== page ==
The snow in the Cabinet Mountains is visibly melting, which is obvious to any observer with a good pair of binoculars, and results in more exposed fuels in the higher terrain. Latter July heat waves seem to have produced much drier fuels, which could result in above normal fire potential in our area, especially during windy periods of thunderstorm activity. For our immediate area, the thunder, lightning, and wind storms of Friday, July 31, that lit up the skies over Libby did result in several lightning strike ignitions in the Swede – McMillan – Williams Creek areas, as well as the Wolf Creek – Fisher River areas and a few other locations. Due to the diligence, preparedness, and fast acting work of federal, state, and some private fire fighting resource teams, those lightning strike ignitions were controlled with fast actions. Teams monitored and continued to patrol these areas. The entire area fire forces coordinate, cooperate, and monitor the safety of all teams and personnel. The common bonds of the diverse, specialized, and professional teams are not spoken about much, but are definitely felt. Extreme caution while recreating in the area is highly recommended, as we are still early in this 2020 fire season.
Libby School District staff member tests positive for COVID-19
Superintendent Goodman provides update for Libby Schools on registration & upcoming workshops
Submitted by Ron Goodman
Libby School District sadly announces that we have had a staff member test positive for COVID-19. Lincoln County Health Department has informed those individuals who are in direct contact and have started the process of testing those they feel had potentially been exposed. Fortunately, we are currently operating with a skeleton crew and only a few people could be affected.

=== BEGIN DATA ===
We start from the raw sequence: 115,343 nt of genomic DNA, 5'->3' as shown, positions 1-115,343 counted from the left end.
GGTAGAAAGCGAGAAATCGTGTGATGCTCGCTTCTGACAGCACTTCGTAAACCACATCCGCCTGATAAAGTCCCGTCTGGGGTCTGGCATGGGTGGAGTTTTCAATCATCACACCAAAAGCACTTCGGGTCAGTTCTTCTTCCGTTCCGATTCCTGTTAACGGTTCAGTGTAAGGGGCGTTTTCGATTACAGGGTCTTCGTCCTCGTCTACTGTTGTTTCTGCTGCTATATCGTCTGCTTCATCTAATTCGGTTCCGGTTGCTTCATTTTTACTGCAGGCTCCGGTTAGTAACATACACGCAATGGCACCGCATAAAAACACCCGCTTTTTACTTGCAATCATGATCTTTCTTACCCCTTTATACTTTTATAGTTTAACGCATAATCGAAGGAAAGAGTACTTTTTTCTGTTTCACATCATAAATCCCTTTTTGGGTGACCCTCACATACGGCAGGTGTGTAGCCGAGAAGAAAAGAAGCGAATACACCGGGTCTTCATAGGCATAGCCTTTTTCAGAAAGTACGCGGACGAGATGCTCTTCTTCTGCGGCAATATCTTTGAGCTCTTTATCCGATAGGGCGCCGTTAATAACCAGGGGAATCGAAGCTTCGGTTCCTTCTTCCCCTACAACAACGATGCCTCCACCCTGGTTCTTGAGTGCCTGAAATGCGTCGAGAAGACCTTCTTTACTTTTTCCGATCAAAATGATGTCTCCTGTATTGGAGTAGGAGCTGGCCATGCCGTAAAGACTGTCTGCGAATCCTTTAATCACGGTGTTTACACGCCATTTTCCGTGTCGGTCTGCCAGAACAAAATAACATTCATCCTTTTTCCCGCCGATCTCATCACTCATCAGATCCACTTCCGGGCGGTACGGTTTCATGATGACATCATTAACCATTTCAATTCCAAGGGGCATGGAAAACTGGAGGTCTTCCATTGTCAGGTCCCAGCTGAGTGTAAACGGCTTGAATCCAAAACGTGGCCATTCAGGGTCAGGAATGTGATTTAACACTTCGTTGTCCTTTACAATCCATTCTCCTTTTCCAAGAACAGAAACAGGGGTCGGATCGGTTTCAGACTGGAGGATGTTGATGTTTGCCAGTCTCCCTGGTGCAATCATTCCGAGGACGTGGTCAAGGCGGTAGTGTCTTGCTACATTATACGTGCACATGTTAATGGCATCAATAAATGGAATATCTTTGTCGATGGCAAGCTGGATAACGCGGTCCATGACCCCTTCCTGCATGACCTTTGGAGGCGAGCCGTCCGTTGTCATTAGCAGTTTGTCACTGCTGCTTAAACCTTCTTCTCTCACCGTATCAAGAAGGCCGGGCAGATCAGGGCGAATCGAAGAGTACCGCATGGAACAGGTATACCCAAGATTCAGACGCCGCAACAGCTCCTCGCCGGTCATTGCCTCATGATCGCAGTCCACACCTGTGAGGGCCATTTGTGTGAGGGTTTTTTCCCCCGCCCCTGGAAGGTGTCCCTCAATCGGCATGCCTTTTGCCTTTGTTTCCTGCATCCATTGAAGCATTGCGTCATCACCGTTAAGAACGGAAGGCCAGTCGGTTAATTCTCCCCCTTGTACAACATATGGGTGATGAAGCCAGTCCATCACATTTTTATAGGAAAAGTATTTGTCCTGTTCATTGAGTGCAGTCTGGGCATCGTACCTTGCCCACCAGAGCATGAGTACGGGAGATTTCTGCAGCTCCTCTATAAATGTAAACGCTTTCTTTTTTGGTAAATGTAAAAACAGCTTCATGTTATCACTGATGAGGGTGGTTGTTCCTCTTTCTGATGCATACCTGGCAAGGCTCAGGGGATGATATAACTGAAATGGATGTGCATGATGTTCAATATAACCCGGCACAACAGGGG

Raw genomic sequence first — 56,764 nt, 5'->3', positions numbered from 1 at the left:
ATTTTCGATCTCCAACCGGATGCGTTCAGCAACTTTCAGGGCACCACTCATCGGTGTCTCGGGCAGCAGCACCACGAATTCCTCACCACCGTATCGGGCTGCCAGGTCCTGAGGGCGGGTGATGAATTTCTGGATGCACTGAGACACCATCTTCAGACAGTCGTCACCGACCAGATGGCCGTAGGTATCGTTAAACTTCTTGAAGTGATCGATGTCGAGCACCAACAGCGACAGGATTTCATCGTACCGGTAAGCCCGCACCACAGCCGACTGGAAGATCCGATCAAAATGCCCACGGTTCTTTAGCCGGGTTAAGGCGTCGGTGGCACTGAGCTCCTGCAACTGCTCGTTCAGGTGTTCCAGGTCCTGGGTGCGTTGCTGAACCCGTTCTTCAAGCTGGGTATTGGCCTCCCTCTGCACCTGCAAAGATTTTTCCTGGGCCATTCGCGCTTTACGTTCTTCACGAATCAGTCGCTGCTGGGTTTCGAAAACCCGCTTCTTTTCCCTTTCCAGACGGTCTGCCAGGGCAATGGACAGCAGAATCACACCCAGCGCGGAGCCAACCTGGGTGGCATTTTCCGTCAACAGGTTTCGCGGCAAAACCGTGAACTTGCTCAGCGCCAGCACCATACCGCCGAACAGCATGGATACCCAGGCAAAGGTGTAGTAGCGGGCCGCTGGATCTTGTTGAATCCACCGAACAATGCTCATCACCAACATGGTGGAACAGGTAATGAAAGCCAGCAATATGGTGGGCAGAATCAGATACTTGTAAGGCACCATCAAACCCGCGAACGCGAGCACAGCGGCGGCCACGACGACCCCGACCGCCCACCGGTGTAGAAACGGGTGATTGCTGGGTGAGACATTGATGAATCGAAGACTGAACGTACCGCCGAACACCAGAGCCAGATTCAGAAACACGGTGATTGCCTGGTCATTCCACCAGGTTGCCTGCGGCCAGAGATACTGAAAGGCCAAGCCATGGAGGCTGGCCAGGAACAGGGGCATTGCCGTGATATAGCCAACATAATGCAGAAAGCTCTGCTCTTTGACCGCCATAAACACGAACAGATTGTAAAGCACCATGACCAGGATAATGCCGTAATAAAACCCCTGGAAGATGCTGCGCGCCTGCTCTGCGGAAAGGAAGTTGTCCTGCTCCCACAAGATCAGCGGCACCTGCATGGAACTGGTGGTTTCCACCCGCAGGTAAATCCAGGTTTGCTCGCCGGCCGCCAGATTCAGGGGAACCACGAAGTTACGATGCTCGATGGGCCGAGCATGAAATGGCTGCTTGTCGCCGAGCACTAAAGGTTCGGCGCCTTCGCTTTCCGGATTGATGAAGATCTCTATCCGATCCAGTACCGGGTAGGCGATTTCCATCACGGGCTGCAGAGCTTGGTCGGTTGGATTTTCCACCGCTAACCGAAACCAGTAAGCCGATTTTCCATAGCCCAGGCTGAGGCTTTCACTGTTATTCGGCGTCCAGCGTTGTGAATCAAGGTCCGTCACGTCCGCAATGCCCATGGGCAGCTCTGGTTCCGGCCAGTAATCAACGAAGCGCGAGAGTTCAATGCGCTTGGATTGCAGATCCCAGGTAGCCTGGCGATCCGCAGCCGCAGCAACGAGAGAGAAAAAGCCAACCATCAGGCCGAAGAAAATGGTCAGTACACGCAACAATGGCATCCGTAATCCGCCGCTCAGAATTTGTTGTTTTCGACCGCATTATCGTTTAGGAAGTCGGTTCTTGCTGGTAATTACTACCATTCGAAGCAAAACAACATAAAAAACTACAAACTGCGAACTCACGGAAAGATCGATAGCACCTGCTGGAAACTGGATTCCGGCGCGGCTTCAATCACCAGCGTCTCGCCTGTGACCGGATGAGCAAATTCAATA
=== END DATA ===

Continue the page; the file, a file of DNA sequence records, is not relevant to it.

Going forward: We are postponing the Libby Middle/High School registration for returning students from August 13 and 14 to August 19 and 20. New students are scheduled for August 24 The grade level times will remain the same and are posted on the Libby Middle/High School website page https://www.libbyschools.org/lmhs/.
Libby Elementary School Registration will continue on the planned dates beginning August 10.
However, families must call for an appointment 293-2763. Please refer to the Libby Elementary School website page https://www.libbyschools.org/les/.
The second week of the Libby Elementary School Summer School has been cancelled. The Substitute Workshop will continue as scheduled on August 11 in the KW Maki Theatre from 9 to 11 a.m.
Please rest assured that Libby School District is doing everything we can to provide a safe, learning environment for our students. We would not intentionally put anyone in harms way. We are still on course to open on August 26. We hope to update the community in a week regarding any changes to opening and extracurricular activities.
Please contact my office at 293-8811, if you have any questions